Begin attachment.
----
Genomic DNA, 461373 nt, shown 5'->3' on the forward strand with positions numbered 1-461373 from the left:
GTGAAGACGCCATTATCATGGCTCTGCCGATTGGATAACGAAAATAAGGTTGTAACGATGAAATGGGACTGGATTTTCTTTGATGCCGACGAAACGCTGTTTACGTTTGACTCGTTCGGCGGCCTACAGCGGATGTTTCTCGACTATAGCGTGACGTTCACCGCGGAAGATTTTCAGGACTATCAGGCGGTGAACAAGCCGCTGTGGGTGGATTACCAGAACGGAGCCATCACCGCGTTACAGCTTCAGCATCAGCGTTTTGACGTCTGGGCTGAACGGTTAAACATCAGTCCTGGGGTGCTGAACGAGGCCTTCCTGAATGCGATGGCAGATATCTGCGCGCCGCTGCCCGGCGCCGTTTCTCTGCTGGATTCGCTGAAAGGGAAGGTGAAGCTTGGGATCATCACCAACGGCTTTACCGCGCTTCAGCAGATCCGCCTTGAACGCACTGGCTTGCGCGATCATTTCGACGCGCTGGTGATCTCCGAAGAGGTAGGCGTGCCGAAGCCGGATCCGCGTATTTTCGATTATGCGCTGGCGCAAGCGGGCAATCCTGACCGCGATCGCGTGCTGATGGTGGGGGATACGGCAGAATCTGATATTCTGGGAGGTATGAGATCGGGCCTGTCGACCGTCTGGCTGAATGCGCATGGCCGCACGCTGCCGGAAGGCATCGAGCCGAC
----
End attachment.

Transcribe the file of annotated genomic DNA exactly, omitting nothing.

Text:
Genomic DNA, 461373 nt, shown 5'->3' on the forward strand with positions numbered 1-461373 from the left:
GTGAAGACGCCATTATCATGGCTCTGCCGATTGGATAACGAAAATAAGGTTGTAACGATGAAATGGGACTGGATTTTCTTTGATGCCGACGAAACGCTGTTTACGTTTGACTCGTTCGGCGGCCTACAGCGGATGTTTCTCGACTATAGCGTGACGTTCACCGCGGAAGATTTTCAGGACTATCAGGCGGTGAACAAGCCGCTGTGGGTGGATTACCAGAACGGAGCCATCACCGCGTTACAGCTTCAGCATCAGCGTTTTGACGTCTGGGCTGAACGGTTAAACATCAGTCCTGGGGTGCTGAACGAGGCCTTCCTGAATGCGATGGCAGATATCTGCGCGCCGCTGCCCGGCGCCGTTTCTCTGCTGGATTCGCTGAAAGGGAAGGTGAAGCTTGGGATCATCACCAACGGCTTTACCGCGCTTCAGCAGATCCGCCTTGAACGCACTGGCTTGCGCGATCATTTCGACGCGCTGGTGATCTCCGAAGAGGTAGGCGTGCCGAAGCCGGATCCGCGTATTTTCGATTATGCGCTGGCGCAAGCGGGCAATCCTGACCGCGATCGCGTGCTGATGGTGGGGGATACGGCAGAATCTGATATTCTGGGAGGTATGAGATCGGGCCTGTCGACCGTCTGGCTGAATGCGCATGGCCGCACGCTGCCGGAAGGCATCGAGCCGAC